Adherence of self-monitoring of blood glucose in persons with type 1 diabetes in Sweden
Journal article, 2017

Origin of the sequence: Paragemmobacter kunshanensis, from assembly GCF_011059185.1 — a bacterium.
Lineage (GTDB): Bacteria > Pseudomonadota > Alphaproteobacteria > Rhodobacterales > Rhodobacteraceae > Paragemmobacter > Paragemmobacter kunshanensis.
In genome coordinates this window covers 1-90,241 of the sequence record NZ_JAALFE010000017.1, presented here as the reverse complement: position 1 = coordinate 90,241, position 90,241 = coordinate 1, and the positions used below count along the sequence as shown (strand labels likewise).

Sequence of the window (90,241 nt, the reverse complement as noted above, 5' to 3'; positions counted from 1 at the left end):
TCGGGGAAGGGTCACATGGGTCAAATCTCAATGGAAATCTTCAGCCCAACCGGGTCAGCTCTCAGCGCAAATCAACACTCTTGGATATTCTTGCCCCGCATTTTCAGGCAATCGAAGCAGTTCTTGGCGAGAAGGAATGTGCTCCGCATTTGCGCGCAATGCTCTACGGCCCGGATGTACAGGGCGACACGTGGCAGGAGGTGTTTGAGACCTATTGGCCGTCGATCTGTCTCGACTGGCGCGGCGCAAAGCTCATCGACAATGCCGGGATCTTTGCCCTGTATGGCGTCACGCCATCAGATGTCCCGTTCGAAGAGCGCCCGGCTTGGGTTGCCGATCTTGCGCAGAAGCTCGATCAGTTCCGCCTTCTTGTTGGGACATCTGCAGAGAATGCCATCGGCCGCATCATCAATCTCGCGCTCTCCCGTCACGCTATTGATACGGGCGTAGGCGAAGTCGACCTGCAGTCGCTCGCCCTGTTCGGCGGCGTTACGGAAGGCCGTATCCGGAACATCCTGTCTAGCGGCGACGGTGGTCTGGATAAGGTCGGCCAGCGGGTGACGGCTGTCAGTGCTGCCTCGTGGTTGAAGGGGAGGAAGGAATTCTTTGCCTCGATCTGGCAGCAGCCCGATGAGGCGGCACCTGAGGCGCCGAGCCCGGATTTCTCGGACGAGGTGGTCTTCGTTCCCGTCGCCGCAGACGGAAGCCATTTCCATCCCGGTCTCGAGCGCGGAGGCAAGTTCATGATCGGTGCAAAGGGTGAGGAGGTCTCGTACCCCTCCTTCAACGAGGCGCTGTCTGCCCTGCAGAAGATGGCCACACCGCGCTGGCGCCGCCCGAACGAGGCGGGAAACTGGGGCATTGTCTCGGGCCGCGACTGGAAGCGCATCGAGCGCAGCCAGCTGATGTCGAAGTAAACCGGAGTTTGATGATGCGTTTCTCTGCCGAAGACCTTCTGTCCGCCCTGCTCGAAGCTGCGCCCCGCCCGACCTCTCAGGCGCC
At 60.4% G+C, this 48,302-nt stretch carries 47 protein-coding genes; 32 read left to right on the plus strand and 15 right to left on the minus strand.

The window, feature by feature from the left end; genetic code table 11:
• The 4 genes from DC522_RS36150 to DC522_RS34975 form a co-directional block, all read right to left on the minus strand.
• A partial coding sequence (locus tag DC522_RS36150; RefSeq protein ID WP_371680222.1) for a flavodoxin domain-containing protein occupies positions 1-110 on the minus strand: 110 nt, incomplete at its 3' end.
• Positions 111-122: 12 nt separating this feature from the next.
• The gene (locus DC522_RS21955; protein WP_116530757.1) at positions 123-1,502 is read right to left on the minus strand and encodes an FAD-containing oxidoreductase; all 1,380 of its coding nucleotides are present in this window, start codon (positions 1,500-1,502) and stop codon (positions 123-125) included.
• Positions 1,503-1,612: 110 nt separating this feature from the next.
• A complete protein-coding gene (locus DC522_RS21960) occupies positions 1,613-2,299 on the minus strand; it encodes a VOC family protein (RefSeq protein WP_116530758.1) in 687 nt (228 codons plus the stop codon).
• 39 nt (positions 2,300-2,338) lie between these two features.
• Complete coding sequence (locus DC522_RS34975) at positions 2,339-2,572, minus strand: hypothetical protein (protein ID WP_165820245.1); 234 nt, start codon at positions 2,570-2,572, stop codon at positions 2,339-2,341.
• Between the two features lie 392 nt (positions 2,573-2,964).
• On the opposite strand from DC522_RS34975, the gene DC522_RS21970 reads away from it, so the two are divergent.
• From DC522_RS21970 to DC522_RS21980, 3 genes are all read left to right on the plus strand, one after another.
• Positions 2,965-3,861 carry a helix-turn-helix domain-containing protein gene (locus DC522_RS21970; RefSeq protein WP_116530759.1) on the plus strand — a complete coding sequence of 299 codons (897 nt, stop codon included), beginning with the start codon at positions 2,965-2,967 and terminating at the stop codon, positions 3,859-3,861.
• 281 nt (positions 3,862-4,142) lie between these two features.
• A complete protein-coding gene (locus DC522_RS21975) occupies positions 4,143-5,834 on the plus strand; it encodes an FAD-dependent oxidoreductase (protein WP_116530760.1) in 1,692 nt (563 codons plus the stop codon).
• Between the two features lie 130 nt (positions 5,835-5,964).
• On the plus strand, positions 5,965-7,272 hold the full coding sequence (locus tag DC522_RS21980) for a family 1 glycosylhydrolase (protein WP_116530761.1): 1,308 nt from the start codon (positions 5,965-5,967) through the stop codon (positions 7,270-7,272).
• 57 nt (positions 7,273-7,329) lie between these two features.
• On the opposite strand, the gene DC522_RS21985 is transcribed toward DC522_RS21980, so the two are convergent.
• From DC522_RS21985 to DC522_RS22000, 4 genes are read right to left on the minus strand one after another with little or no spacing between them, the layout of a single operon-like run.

Objective: The primary aim was to evaluate the extent to which persons with type 1 diabetes perform selfmonitoring of blood glucose (SMBG) according to guidelines. Secondary objectives were to investigate predictors for good SMBG adherence, reasons for non-adherence, and association between SMBG frequency and hemoglobin A1c (HbA1c). Methods: This was a survey-based cross-sectional study. Questionnaires were sent out to 600 random patients at five sites. Patients were included if they were diagnosed with type 1 diabetes and ?18 years old and excluded if they were currently using continuous glucose monitoring (CGM). Analysis of data was performed separately for the three sites where the answer frequency was ?70%. Results: In total, 138 of 314 study participants, 43.9% (95% CI 38.5% to 49.4%) performed SMBG ?4 times per day. For the three clinics where ?70% of surveyed patients were included in the analysis, results were similar, 41.3% (95% CI 34.7% to 47.8%). Top three reported reasons for not performing more frequent SMBG were lack of time, not remembering, and self-consciousness. Frequency of SMBG was associated with HbA1c levels (p<0.0001). 30% of patients believed that ?3 SMBG/day was recommended by healthcare providers. Conclusions: Less than 50% of patients in Sweden follow guidelines of SMBG ?4 times per day, despite glucose meters and strips being generally available at no cost. This indicates a need for further support in performing SMBG and increased availability of other tools for glucose monitoring.